Mike Coston, on his blog Avian Flu Diary, provides both news and context in his latest post: Egypt: The Bird Flu Beat Goes On. Excerpt:
The ability to track H5N1 cases in Egypt seems to vary from day to day. Sometimes we’ll get timely updates on the Egyptian Ministry of Health’s website, but often we’ll go days, or even weeks, with only Arabic media reports to go on. While the `official’ number of Egyptian cases in 2014 was reported as 29 (with 11 deaths), the real number is anyone’s guess.
Reporting and surveillance in Egypt is spotty at best, but even here in the United States public health officials can’t give you an exact number of how many `novel’ influenza infections occur each year.
In 2013, in , in CID Journal: Estimates Of Human Infection From H3N2v (Jul 2011-Apr 2012), we saw a study that estimated that in 2011 – a year where there were only 12 human cases of swine variant H3N2v reported in the United States – the real number of cases was probably in excess of 2000.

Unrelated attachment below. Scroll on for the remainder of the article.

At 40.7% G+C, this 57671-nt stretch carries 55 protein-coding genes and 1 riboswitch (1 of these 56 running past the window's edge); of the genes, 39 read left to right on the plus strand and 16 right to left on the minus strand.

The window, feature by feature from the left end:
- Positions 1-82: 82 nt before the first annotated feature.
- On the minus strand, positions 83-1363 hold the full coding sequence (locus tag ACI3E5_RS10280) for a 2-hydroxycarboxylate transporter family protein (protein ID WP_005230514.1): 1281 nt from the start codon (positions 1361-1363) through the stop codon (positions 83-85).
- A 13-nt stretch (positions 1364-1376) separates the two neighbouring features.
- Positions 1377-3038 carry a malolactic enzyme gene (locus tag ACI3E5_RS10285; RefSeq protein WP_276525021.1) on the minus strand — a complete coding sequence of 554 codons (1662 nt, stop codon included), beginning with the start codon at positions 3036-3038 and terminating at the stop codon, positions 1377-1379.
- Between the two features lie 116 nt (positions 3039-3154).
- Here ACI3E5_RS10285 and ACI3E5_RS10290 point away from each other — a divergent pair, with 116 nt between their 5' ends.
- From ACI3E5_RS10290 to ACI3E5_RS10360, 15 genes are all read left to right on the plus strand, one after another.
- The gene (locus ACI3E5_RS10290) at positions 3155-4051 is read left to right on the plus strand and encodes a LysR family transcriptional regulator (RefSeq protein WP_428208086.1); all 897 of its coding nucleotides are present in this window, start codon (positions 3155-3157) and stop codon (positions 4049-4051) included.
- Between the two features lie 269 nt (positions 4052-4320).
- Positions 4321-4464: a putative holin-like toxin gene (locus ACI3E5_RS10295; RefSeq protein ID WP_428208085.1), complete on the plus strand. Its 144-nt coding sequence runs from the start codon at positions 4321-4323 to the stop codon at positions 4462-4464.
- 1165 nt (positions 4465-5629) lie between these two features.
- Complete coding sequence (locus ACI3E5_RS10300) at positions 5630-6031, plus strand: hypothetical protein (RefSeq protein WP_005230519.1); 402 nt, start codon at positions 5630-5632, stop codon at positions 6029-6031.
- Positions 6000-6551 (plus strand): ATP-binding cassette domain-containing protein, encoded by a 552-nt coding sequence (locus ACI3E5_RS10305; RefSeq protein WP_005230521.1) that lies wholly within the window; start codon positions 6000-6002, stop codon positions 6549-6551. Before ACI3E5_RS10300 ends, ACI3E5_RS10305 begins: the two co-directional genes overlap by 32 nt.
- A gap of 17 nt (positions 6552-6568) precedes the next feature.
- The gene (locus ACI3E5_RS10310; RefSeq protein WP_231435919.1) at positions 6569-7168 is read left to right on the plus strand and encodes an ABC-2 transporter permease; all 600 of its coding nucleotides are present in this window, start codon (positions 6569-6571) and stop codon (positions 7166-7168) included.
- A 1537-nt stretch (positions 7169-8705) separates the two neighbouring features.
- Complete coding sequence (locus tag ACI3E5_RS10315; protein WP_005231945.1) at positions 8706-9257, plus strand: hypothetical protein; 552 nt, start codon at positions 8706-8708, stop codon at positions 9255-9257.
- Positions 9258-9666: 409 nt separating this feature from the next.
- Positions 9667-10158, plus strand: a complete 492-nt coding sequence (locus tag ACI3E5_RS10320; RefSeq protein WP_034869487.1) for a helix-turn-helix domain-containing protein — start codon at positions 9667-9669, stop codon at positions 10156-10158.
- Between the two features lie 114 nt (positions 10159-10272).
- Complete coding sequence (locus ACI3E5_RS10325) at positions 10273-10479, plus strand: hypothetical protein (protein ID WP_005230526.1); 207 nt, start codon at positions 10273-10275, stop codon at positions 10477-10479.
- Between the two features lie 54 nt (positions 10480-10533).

Likewise in 2013, during the first wave of H7N9, just over 130 cases were recorded by Chinese health officials, but Hong Kong researchers estimated the number between was probably between 1500 and 27,000 symptomatic infections.
After more than 10 years of study, we still don’t have a good feel for how many H5N1 cases experience mild or moderate flu symptoms, never seek medical care, and therefore never get tested. Likewise, we don’t know how many people succumbed to the virus, while their deaths were attributed to some other cause.